The Vatsyayana sutra.
Salutation to dharma, Artha and
In the beginning, the Lord of Beings
created men and women, and in the form of commandments
in one hundred thousand chapters laid down rules for
regulating their existence with regard to Dharma,
Artha, and Kama. Some of these commandments,
namely those which treated of Dharma, were separately
written by Swayambhu Manu; those that related to Artha
were compiled by Brihaspati; and those that referred
to Kama were expounded by Nandi, the follower of Mahadeva,
in one thousand chapters.
Now these ‘Kama Sutra’
(Aphorisms on Love), written by Nandi in one thousand
chapters, were reproduced by Shvetaketu, the son of
Uddvalaka, in an abbreviated form in five hundred
chapters, and this work was again similarly reproduced
in an abridged form, in one hundred and fifty chapters,
by Babhravya, an inhabitant of the Punchala (South
of Delhi) country. These one hundred and fifty
chapters were then put together under seven heads
or parts named severally
1st. Sadharana (general topics).
2nd. Samprayogika (embraces, etc.).
3rd. Kanya Samprayuktaka (union of males and
4th. Bharyadhikarika (on one’s own wife).
5th. Paradika (on the wives of other people).
6th. Vaisika (on courtesans).
7th. Aupamishadika (on the arts
of seduction, tonic medicines, etc.).
The sixth part of this last work was
separately expounded by Dattaka at the request of
the public women of Pataliputra (Patna), and in the
same way Charayana explained the first part of it.
The remaining parts, viz., the second, third,
fourth, fifth, and seventh were each separately expounded
Suvarnanabha (second part).
Ghotakamukha (third part).
Gonardiya (fourth part).
Gonikaputra (fifth part).
Kuchumara (seventh part), respectively.
Thus the work being written in parts
by different authors was almost unobtainable, and
as the parts which were expounded by Dattaka and the
others treated only of the particular branches of the
subject to which each part related, and moreover as
the original work of Babhravya was difficult to be
mastered on account of its length, Vatsyayana, therefore,
composed his work in a small volume as an abstract
of the whole of the works of the above-named authors.
These three words are retained throughout
in their original, as technical terms. They may
also be defined as virtue, wealth and pleasure, the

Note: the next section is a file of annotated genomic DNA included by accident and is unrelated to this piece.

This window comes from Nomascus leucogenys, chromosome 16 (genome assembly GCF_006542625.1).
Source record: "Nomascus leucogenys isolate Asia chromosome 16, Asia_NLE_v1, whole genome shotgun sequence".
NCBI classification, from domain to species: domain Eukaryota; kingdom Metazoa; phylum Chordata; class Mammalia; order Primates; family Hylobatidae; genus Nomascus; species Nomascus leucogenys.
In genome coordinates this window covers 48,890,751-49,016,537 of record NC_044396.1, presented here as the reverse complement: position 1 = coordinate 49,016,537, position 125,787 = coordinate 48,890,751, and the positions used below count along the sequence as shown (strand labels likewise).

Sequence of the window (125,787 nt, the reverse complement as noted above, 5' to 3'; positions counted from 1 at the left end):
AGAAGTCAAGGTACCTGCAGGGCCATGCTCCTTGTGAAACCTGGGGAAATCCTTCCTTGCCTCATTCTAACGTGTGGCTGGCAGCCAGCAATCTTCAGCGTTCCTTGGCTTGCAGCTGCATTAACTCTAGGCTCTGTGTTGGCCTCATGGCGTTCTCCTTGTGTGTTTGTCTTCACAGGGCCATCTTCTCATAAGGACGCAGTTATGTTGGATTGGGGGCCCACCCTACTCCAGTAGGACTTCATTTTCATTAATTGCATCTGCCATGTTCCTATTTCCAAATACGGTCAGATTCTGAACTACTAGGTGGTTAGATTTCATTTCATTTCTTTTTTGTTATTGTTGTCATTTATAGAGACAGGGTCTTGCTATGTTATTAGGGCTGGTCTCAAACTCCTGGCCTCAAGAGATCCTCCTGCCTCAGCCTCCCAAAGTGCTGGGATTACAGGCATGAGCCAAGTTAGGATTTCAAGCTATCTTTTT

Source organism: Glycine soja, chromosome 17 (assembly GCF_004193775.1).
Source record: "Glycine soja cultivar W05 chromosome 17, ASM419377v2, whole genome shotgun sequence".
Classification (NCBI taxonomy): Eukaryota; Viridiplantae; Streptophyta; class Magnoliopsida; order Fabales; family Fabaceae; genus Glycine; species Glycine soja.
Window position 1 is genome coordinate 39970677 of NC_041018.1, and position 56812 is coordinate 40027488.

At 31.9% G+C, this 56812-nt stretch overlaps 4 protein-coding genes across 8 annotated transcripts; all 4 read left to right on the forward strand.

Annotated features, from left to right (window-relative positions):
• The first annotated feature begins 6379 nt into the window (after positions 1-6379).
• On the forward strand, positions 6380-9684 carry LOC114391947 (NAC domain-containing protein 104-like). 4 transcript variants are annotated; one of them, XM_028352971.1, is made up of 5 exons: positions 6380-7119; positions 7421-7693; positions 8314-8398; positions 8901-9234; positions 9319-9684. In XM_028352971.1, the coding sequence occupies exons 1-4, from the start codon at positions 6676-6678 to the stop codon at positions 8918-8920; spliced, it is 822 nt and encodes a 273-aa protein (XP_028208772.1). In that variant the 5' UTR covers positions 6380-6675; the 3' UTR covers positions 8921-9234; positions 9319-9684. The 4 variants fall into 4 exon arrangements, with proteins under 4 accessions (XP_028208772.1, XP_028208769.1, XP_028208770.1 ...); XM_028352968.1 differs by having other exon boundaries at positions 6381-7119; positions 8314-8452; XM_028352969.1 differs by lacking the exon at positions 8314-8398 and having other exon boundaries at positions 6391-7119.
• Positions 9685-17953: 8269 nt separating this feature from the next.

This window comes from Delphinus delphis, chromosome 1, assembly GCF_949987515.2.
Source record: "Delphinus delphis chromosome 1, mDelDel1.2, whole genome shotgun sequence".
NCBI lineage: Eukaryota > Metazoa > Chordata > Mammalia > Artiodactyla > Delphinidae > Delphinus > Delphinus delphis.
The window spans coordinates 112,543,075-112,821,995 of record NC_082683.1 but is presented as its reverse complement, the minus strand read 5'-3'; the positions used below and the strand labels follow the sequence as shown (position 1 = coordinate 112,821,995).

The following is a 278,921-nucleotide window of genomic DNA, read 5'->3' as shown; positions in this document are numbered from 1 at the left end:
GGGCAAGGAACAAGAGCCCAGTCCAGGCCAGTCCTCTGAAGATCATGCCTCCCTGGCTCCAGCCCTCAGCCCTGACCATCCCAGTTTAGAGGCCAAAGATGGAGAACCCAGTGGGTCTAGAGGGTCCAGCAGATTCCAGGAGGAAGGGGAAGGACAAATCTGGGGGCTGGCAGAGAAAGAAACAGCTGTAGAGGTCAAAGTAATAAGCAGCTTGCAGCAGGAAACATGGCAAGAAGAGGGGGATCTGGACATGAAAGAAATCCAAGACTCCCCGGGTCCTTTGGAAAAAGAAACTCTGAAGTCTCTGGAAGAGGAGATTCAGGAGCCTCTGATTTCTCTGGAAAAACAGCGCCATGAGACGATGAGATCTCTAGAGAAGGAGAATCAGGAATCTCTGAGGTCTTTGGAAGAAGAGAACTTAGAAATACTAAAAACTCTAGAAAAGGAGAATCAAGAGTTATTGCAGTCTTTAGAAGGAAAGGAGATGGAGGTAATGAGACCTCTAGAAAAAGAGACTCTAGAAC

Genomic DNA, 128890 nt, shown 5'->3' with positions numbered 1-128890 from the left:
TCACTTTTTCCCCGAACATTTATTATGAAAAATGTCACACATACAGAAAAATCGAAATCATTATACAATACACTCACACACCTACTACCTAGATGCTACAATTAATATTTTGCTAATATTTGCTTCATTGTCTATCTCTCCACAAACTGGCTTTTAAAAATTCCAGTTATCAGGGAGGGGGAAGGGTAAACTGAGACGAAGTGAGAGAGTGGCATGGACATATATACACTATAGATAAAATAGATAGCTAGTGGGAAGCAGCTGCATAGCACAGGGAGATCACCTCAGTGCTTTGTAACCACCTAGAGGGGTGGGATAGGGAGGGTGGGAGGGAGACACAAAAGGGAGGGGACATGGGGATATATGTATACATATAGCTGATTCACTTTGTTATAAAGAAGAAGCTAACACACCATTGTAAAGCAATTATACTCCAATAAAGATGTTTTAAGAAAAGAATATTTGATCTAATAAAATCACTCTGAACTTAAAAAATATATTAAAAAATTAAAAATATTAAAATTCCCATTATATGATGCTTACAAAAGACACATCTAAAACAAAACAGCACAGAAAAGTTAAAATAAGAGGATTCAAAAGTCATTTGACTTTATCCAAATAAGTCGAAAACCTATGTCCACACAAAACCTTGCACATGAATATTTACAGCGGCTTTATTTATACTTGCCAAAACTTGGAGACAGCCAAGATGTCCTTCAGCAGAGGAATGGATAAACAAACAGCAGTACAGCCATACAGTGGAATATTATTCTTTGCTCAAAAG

three things repeatedly spoken of in the Laws of Manu.]
On the acquisition of dharma, Artha and Kama.
Man, the period of whose life is one
hundred years, should practise Dharma, Artha, and
Kama at different times and in such a manner that
they may harmonize together and not clash in any way.
He should acquire learning in his childhood, in his
youth and middle age he should attend to Artha and
Kama, and in his old age he should perform Dharma,
and thus seek to gain Moksha, i.e., release
from further transmigration. Or, on account of
the uncertainty of life, he may practise them at times
when they are enjoined to be practised. But one
thing is to be noted, he should lead the life of a
religious student until he finishes his education.
Dharma is obedience to the
command of the Shastra or Holy Writ of the Hindoos
to do certain things, such as the performance of sacrifices,
which are not generally done because they do not belong
to this world, and produce no visible effect; and
not to do other things, such as eating meat, which
is often done because it belongs to this world, and
has visible effects.
Dharma should be learnt from the Shruti
(Holy Writ), and from those conversant with it.
Artha is the acquisition of
arts, land, gold, cattle, wealth, équipages and
friends. It is, further, the protection of what
is acquired, and the increase of what is protected.
Artha should be learnt from the king’s
officers, and from merchants who may be versed in
the ways of commerce.
Kama is the enjoyment of appropriate
objects by the five senses of hearing, feeling, seeing,
tasting, and smelling, assisted by the mind together
with the soul. The ingredient in this is a peculiar
contact between the organ of sense and its object,
and the consciousness of pleasure which arises from
that contact is called Kama.
Kama is to be learnt from the Kama